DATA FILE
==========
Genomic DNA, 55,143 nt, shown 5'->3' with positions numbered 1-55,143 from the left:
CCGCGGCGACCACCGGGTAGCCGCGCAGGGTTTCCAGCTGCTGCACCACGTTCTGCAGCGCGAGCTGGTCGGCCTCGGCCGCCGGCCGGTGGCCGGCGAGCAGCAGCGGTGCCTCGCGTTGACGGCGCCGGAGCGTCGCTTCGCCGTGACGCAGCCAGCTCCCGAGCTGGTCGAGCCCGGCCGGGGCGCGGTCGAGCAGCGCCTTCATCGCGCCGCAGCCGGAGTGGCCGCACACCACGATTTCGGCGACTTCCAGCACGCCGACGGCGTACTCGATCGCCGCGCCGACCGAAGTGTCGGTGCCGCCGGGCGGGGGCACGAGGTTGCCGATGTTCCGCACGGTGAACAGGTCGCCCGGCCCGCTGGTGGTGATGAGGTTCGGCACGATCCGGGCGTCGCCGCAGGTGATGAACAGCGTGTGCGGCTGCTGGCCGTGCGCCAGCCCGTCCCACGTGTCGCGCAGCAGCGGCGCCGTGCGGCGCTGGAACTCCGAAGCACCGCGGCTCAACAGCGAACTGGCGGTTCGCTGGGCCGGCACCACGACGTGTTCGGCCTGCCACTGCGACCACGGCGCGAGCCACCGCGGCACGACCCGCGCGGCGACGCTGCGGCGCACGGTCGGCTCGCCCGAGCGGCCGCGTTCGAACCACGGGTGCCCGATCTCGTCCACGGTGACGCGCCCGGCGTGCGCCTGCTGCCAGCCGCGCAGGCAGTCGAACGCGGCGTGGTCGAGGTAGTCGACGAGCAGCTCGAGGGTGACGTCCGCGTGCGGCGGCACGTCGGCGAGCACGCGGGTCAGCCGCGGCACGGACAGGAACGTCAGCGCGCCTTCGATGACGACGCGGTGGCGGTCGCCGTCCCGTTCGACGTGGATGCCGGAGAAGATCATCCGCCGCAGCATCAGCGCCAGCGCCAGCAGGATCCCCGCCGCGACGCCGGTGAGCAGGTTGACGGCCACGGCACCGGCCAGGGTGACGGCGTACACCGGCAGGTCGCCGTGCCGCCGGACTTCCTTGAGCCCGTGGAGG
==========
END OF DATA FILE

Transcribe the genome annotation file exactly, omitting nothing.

Genomic DNA, 55,143 nt, shown 5'->3' with positions numbered 1-55,143 from the left:
CCGCGGCGACCACCGGGTAGCCGCGCAGGGTTTCCAGCTGCTGCACCACGTTCTGCAGCGCGAGCTGGTCGGCCTCGGCCGCCGGCCGGTGGCCGGCGAGCAGCAGCGGTGCCTCGCGTTGACGGCGCCGGAGCGTCGCTTCGCCGTGACGCAGCCAGCTCCCGAGCTGGTCGAGCCCGGCCGGGGCGCGGTCGAGCAGCGCCTTCATCGCGCCGCAGCCGGAGTGGCCGCACACCACGATTTCGGCGACTTCCAGCACGCCGACGGCGTACTCGATCGCCGCGCCGACCGAAGTGTCGGTGCCGCCGGGCGGGGGCACGAGGTTGCCGATGTTCCGCACGGTGAACAGGTCGCCCGGCCCGCTGGTGGTGATGAGGTTCGGCACGATCCGGGCGTCGCCGCAGGTGATGAACAGCGTGTGCGGCTGCTGGCCGTGCGCCAGCCCGTCCCACGTGTCGCGCAGCAGCGGCGCCGTGCGGCGCTGGAACTCCGAAGCACCGCGGCTCAACAGCGAACTGGCGGTTCGCTGGGCCGGCACCACGACGTGTTCGGCCTGCCACTGCGACCACGGCGCGAGCCACCGCGGCACGACCCGCGCGGCGACGCTGCGGCGCACGGTCGGCTCGCCCGAGCGGCCGCGTTCGAACCACGGGTGCCCGATCTCGTCCACGGTGACGCGCCCGGCGTGCGCCTGCTGCCAGCCGCGCAGGCAGTCGAACGCGGCGTGGTCGAGGTAGTCGACGAGCAGCTCGAGGGTGACGTCCGCGTGCGGCGGCACGTCGGCGAGCACGCGGGTCAGCCGCGGCACGGACAGGAACGTCAGCGCGCCTTCGATGACGACGCGGTGGCGGTCGCCGTCCCGTTCGACGTGGATGCCGGAGAAGATCATCCGCCGCAGCATCAGCGCCAGCGCCAGCAGGATCCCCGCCGCGACGCCGGTGAGCAGGTTGACGGCCACGGCACCGGCCAGGGTGACGGCGTACACCGGCAGGTCGCCGTGCCGCCGGACTTCCTTGAGCCCGTGGAGG